## Farey Numbers

Farey numbers are fractions. The first two Farey numbers are $$\displaystyle\frac{0}{1}$$ and $$\displaystyle\frac{1}{1}$$. If you have two Farey numbers $$\displaystyle\frac{a}{c}$$ and $$\displaystyle\frac{b}{d}$$, you can make a new Farey number $$\displaystyle\frac{e}{f}$$ by summing their numerators and denominators.

$\displaystyle\frac{e}{f} = \frac{a+b}{c+d}$

The new Farey number will always be strictly between the first two, so if $$\displaystyle\frac{b}{d}$$ were the larger of the two then

$\frac{a}{c} < \space\frac{a+b}{c+d}\space< \frac{b}{d}$

We have two Farey numbers, so we can make another one between them. According to the rule, that number is $$\displaystyle\frac{0 + 1}{1 + 1}=\frac{1}{2}$$ . Our list of Farey numbers is now $\Biggl \{ \frac{0}{1}, \frac{1}{2}, \frac{1}{1} \Biggr \}$

Now we can make two more Farey numbers. Inserting between $$\displaystyle\frac{0}{1}$$ and $$\displaystyle\frac{1}{2}$$ gives us $$\displaystyle\frac{0+1}{1+2}=\frac{1}{3}$$. Inserting between $$\displaystyle\frac{1}{2}$$ and $$\displaystyle\frac{1}{1}$$ gives us $$\displaystyle\frac{1+1}{2+1}=\frac{2}{3}$$. Now our list is

$\Biggl \{ \frac{0}{1}, \frac{1}{3}, \frac{1}{2}, \frac{2}{3}, \frac{1}{1} \Biggr \}$

Now we can make four more Farey Numbers. If we make them all, our list becomes

$\Biggl \{ \frac{0}{1}, \frac{1}{4}, \frac{1}{3}, \frac{2}{5}, \frac{1}{2}, \frac{3}{5}, \frac{2}{3}, \frac{3}{4}, \frac{1}{1} \Biggr \}$

We can continue making new Farey numbers forever and we’ll never make the same Farey number twice. Also we’ll never make Farey numbers that are equivalent fractions. So, for example, since we’ve already made $$\displaystyle\frac{1}{2}$$ that means we’ll never make $$\displaystyle\frac{1}{2}$$ again, and we’ll also never make any of $$\displaystyle\Biggl\{\frac{2}{4},\frac{3}{6},\frac{4}{8}, ... \Biggr\}$$.

A linked list is sequence of elements, each one linked to the next. The first two elements are the begin and end of the list.

If you have two elements of a linked list, you can make a new element between them. We have the begin and end of the list, so we can make another one between them. Our linked list now looks like this.

We need a name for that node so we can talk about it. It was inserted between begin and end, so we’ll call it be.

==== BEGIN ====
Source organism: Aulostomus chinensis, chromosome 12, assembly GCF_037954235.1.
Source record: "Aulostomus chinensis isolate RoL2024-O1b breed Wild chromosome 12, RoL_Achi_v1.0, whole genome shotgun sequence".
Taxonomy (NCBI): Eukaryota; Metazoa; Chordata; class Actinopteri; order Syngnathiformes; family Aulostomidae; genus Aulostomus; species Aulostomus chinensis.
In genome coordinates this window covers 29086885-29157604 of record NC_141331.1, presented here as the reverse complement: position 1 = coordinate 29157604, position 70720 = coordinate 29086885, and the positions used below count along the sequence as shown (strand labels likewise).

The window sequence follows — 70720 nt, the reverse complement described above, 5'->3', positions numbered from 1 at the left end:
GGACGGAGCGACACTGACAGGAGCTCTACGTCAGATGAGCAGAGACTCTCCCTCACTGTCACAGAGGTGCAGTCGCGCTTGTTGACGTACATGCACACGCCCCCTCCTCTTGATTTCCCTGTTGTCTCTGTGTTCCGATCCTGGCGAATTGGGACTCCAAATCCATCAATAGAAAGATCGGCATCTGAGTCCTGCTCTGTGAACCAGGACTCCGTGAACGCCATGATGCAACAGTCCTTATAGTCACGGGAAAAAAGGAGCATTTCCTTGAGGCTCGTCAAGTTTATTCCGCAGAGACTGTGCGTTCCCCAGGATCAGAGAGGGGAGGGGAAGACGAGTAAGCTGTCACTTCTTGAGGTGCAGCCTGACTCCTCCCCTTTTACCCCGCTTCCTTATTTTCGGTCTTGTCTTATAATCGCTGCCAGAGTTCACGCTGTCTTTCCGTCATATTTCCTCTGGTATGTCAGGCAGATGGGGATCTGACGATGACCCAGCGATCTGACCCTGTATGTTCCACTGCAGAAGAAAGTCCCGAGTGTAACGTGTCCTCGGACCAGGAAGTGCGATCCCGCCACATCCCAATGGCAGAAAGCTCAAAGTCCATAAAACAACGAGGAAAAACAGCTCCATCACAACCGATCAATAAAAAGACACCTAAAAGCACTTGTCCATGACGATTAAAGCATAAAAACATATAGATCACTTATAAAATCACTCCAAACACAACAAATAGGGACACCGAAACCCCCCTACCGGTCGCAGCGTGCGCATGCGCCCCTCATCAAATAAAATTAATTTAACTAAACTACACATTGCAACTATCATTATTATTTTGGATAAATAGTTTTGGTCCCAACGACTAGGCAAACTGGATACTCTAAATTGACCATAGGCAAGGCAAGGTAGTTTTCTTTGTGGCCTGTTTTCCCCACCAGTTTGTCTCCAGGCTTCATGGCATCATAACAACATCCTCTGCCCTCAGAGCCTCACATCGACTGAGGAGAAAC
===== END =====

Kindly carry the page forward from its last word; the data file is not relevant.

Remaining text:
Now we can make two new elements. Inserting between b and be gives us bbe. Inserting between be and e gives us bee. Now our list is

Now we can make four new elements. If we make them all, our list becomes

We can continue making new elements forever and we’ll never make an element with the same name.

## Squint Real Hard

If we squint real hard, our strings of bs and es map directly to the Farey numbers! The number of es in the string is the numerator of the Farey number, and the length of the string is the denominator of the Farey number.

$$\displaystyle b$$ has zero es and its length is one so $$\displaystyle b=\frac{0}{1}$$

$$\displaystyle e$$ has one e and its length is one so $$\displaystyle e=\frac{1}{1}$$

$$\displaystyle be$$ has one e and its length is two so $$\displaystyle be=\frac{1}{2}$$

$$\displaystyle bbe$$ has one e and its length is three so $$\displaystyle bbe=\frac{1}{3}$$

$$\displaystyle bee$$ has two es and its length is three so $$\displaystyle bbe=\frac{2}{3}$$

…and so on (promise)

## Why is that interesting?

If you use Farey numbers to name the elements of linked lists as they’re inserted, the structure (and a good bit of the history) of the linked list is completely specified by those names. You can break all the links and reassemble the list by starting at the empty list and following the Farey number generation process. The first element you insert will always be the one called $$\displaystyle\frac{1}{2}$$, which will always make the $$\displaystyle\frac{1}{3}$$ and $$\displaystyle\frac{2}{3}$$ spots available for insert, and so on.

The Farey numbers are a neat coordinate system for linked lists.